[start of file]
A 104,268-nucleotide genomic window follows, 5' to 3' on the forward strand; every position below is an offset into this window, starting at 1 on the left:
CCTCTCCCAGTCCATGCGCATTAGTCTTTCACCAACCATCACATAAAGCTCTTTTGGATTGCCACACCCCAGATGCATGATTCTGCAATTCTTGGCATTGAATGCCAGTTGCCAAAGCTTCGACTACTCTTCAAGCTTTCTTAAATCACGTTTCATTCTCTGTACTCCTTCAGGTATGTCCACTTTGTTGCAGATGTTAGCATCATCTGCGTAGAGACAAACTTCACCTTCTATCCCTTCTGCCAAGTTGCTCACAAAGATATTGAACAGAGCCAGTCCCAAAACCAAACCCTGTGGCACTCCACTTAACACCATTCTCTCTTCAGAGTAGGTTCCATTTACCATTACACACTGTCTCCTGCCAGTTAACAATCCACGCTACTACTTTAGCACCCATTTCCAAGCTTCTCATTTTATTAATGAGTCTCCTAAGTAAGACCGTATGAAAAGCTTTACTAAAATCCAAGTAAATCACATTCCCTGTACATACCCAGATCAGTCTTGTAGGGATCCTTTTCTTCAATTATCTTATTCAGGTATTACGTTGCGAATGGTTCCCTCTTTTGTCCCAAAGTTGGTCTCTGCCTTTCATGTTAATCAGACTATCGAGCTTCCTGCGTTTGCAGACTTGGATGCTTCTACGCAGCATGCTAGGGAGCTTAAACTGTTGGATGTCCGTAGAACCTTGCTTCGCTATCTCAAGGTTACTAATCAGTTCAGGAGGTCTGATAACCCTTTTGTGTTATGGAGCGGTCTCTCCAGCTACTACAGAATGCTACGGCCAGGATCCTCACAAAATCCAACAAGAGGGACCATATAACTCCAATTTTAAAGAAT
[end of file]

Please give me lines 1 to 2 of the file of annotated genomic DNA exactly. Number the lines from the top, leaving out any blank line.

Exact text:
A 104,268-nucleotide genomic window follows, 5' to 3' on the forward strand; every position below is an offset into this window, starting at 1 on the left:
CCTCTCCCAGTCCATGCGCATTAGTCTTTCACCAACCATCACATAAAGCTCTTTTGGATTGCCACACCCCAGATGCATGATTCTGCAATTCTTGGCATTGAATGCCAGTTGCCAAAGCTTCGACTACTCTTCAAGCTTTCTTAAATCACGTTTCATTCTCTGTACTCCTTCAGGTATGTCCACTTTGTTGCAGATGTTAGCATCATCTGCGTAGAGACAAACTTCACCTTCTATCCCTTCTGCCAAGTTGCTCACAAAGATATTGAACAGAGCCAGTCCCAAAACCAAACCCTGTGGCACTCCACTTAACACCATTCTCTCTTCAGAGTAGGTTCCATTTACCATTACACACTGTCTCCTGCCAGTTAACAATCCACGCTACTACTTTAGCACCCATTTCCAAGCTTCTCATTTTATTAATGAGTCTCCTAAGTAAGACCGTATGAAAAGCTTTACTAAAATCCAAGTAAATCACATTCCCTGTACATACCCAGATCAGTCTTGTAGGGATCCTTTTCTTCAATTATCTTATTCAGGTATTACGTTGCGAATGGTTCCCTCTTTTGTCCCAAAGTTGGTCTCTGCCTTTCATGTTAATCAGACTATCGAGCTTCCTGCGTTTGCAGACTTGGATGCTTCTACGCAGCATGCTAGGGAGCTTAAACTGTTGGATGTCCGTAGAACCTTGCTTCGCTATCTCAAGGTTACTAATCAGTTCAGGAGGTCTGATAACCCTTTTGTGTTATGGAGCGGTCTCTCCAGCTACTACAGAATGCTACGGCCAGGATCCTCACAAAATCCAACAAGAGGGACCATATAACTCCAATTTTAAAGAAT